PE: MS-PS1-4 – Develop a model that predicts and describes changes in particle motion, temperature, and state of a pure substance when thermal energy is added or removed.
DCI: PS1.A: Structure and Properties of Matter: The change of state that occur with variations in temperature or pressure can be described or predicted using these models of matter.
S&E Practice: Obtaining, evaluating, and communicating information
CCC: Cause and Effect
The first step for this demonstration is to obtain dry ice (typically sold in grocery stores) and liquid nitrogen (sold at gas and welding supply stores).
TIP: Dry ice is fairly simple to obtain. I typically purchase 1.5 lbs, which sells for $8.27/lb, the night before and store it in a Styrofoam portable cooler packed with ice. Liquid nitrogen is a little more difficult in that you first need to locate a place to purchase it and have the correct container (called a dewar).
A dewar is basically a souped-up thermos, designed to maintain the temperature of liquid nitrogen for several hours. I purchase it the day before and store it overnight in my classroom. It is commonly referred to as LN2 and sells for about $20 for 10 liters (includes a teacher discount). If your school does not currently own a dewar check with your local high school.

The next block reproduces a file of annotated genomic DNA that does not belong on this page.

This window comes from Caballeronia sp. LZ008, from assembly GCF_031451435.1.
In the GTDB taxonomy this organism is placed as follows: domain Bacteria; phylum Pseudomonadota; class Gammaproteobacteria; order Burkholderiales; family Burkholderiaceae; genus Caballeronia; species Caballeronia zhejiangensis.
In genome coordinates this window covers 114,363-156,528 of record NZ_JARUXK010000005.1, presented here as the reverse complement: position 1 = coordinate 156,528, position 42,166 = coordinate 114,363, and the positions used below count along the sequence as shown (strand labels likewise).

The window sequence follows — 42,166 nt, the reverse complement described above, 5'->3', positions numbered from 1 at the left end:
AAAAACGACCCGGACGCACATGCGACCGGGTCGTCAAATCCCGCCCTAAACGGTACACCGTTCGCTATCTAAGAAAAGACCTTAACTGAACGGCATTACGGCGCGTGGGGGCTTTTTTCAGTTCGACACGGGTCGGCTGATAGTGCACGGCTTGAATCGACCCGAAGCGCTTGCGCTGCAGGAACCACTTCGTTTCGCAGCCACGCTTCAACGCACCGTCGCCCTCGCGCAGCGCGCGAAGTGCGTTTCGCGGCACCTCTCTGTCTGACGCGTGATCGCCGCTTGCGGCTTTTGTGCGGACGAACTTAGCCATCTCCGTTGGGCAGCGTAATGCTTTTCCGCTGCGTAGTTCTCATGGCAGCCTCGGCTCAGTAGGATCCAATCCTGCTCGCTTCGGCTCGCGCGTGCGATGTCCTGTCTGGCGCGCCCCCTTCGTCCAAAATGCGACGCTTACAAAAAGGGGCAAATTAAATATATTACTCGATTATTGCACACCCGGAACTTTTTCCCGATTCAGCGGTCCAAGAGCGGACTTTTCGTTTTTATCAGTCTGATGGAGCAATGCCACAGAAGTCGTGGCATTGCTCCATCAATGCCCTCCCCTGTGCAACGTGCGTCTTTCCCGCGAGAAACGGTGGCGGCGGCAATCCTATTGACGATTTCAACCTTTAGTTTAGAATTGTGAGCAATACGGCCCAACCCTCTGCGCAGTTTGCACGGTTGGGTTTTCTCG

TIP: Before I owned a dewar, I found out that the same place that sells LN2 also has a dewar that they hardly ever use. I approached the salesman and asked if I could rent his dewar for a day in order to use it for a science classroom activity. He agreed to rent it to me without any fee as long as I promised to return it ASAP. When I returned the dewar I included a student signed thank-you note and several photos of the day. Now I purchase LN2 from him at a discount every year. Dewars retail for about $450.
Material needed: dry ice ($12.32/1.49lbs), Styrofoam portable cooler (dry ice storage) liquid nitrogen ($19.66/10 liters), dewar (LN2 storage)
Demonstration material, small hammer, several small bowls, hot plate or access to warm water, liquid soap, large coin (quarter), small fish tank, blowing bubbles solution, rags, water dispenser type water bottle, 4 feet of tubing (diameter of tubing should fit snugly over mouth of water bottle, metal spoon, fresh carnation flowers, racket balls, cherry tomatoes, plums, bananas, construction nails, block of wood, large beaker, tongs.
The students will be treated to several demonstrations; it is a very fun day and is typically the highlight of the chemistry unit. I always demonstrate with proper eye protection and a lab coat. During the course of the demonstrations the kids are to be taking notes on what is occurring at each station. Their assignment is to create two drawings that represent what occurred with the dry ice and the liquid nitrogen.
I encourage my students to film any of these demonstrations; the kids typically post hundreds of photos to their social media pages.